This site doesn’t feel like the designers tried to cram everything on the front page. Sticky bars top and bottom do eat into the viewing area on smaller screens. The mobile site has a similar clean and well-spaced design.

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Oklahoma Statehttp://okstate.com/

The web home of the Cowboys doesn’t look or operate like any other college site out there. A full, lead story image forms the background of the site while headline link, logo and main menu float in the bottom third of the screen.

Here, the menu rises up on mouseover. The layout is clean and crisp as users scroll down. Elements aren’t mashed together and there’s plenty of room for content to breathe.

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Oregon Statehttp://osubeavers.com/

The second OSU on our list also sports a unique look. Oregon State resides in the “Best College Town in the Pac-12” and the branding line is right there, front and center. It’s never obscured by lead stories.

Three “action” dropdown menus for tickets, store and development encourage fans to immediately support the Beavers. The main menu mirrors the mobile site icon. Parallax scrolling effects complement this dynamic design.

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Syracusehttps://cuse.com/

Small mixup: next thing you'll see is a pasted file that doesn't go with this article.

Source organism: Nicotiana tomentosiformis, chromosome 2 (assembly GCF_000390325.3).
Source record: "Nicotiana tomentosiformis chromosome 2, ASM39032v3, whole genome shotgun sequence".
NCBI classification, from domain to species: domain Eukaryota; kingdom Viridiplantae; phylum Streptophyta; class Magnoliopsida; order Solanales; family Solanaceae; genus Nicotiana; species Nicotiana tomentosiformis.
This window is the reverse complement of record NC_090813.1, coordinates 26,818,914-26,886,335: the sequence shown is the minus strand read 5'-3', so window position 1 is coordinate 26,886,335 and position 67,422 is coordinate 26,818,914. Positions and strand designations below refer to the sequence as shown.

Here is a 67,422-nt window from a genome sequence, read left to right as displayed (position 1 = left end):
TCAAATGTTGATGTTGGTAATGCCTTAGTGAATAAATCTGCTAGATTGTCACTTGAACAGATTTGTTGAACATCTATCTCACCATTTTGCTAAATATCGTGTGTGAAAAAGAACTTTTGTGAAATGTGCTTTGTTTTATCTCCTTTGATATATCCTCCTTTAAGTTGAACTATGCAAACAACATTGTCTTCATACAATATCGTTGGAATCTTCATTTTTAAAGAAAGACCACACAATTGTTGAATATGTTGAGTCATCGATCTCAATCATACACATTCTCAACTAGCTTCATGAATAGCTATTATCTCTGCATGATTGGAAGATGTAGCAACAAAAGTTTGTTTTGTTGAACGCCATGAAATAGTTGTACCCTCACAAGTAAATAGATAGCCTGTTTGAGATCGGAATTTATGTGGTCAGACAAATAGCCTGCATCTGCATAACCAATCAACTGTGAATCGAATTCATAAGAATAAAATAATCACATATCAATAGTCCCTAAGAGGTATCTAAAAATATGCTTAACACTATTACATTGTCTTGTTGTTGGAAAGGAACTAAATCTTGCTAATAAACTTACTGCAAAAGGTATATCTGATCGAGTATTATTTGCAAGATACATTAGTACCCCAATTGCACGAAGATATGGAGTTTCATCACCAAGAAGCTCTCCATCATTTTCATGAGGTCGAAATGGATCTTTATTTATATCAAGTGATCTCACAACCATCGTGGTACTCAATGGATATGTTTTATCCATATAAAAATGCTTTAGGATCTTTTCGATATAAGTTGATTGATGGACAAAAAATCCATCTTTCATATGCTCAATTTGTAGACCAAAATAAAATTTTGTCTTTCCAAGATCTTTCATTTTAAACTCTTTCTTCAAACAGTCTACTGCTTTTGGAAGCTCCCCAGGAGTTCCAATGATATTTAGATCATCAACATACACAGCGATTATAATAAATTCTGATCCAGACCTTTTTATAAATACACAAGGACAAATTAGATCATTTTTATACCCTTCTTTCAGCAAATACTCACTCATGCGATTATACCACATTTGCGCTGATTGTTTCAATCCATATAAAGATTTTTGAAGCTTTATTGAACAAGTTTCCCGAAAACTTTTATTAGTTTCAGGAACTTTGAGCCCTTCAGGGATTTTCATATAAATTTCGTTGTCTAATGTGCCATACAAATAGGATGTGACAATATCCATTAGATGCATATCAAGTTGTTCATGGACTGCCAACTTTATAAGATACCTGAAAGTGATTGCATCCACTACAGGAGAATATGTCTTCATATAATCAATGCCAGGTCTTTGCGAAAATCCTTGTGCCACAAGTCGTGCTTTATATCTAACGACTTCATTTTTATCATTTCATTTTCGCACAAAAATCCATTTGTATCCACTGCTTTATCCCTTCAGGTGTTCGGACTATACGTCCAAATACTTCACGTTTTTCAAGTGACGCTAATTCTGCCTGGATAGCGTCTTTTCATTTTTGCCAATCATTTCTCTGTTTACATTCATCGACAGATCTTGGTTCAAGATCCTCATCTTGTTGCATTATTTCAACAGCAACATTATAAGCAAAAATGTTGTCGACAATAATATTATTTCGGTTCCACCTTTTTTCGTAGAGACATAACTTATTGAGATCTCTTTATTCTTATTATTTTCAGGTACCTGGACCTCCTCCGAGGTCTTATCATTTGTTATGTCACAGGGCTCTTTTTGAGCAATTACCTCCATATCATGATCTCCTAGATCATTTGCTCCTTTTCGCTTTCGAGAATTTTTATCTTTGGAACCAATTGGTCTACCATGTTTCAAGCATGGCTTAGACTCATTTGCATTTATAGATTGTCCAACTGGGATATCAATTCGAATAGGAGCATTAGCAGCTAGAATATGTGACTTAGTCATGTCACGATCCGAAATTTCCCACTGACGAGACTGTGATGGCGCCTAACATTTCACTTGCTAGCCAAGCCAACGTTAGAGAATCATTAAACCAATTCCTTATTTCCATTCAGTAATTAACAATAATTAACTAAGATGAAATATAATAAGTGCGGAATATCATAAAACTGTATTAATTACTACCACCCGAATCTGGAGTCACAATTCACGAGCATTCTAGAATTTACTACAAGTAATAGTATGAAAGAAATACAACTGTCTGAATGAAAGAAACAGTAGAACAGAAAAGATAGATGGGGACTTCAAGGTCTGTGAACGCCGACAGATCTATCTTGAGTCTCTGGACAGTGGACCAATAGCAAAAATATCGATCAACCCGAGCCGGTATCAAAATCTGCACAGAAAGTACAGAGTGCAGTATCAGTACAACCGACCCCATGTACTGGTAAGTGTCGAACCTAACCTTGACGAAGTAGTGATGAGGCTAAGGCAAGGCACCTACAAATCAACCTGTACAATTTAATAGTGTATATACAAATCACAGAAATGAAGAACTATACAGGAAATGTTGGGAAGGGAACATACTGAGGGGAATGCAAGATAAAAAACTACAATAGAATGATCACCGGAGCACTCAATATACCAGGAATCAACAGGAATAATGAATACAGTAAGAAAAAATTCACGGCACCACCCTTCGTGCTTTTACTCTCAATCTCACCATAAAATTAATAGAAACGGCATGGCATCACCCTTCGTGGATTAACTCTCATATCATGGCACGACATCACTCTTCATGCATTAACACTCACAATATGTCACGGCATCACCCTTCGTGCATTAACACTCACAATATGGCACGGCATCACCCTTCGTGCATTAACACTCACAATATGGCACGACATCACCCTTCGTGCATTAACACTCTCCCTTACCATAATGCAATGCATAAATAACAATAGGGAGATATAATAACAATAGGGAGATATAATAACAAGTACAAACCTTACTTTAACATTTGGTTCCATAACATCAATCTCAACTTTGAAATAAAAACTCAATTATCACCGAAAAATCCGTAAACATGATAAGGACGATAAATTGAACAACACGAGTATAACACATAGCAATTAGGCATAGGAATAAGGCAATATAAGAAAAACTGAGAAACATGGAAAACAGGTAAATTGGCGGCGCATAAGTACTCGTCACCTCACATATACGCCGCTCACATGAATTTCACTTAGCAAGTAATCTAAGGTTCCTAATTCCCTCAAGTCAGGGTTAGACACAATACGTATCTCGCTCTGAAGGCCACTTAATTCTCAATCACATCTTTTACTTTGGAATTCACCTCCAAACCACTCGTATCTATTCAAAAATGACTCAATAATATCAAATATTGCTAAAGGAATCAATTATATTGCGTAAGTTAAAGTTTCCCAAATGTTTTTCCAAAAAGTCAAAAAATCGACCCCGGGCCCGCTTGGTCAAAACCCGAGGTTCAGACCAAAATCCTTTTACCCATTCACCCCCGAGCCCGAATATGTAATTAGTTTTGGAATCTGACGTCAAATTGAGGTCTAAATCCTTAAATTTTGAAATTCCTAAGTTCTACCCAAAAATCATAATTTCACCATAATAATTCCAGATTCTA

Few desktop sites adopting a mobile-first look pull it off without appearing disjointed. Syracuse fills the screen with a clean top bar and lead story images arranged in a concise block.

Uniquely, the site’s main menu slides in from the side with expand and scroll functions as you explore deeper. Syracuse utilizes icons instead of text for standard sport links like roster, schedule and headlines. We should also highlight the site’s concise URL. Count ’em, just four letters.

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Texashttps://texassports.com/

The Longhorns’ website has a professional, high-tech feel. White and light gray dominate the layout with touches of burnt orange indicating important elements. The main menu has a trick burnt orange line that extends across the page right on dropdown. Individual links pop with reversed backgrounds. The unique social media display floats above a faint Longhorn logo. Click a platform and content shifts. Pretty slick.

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Washingtonhttp://gohuskies.com/

One of the first programs in college athletics to prioritize overall brand over latest headlines, UW’s site has always been striking. The latest design presents recruiting-worthy visuals in the lead rotation. Individual features and marketing initiatives are arranged in a clear hierarchy below. External advertising is confined to a single gray strip in the footer.

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Wisconsinhttp://uwbadgers.com/

Are you noting a trend here? Wisconsin’s site is clean with fine detailing. Video features are integrated between marketing visuals and program branding. The Badgers’ site feels crisply responsive with plenty of fast rollover transitions. Overall, the site presents layers of information without overloading the user. External advertising is integrated into the design.

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Thanks to the athletics staff working hard behind the scenes to connect fans with the teams they love.

Jason R. Matheson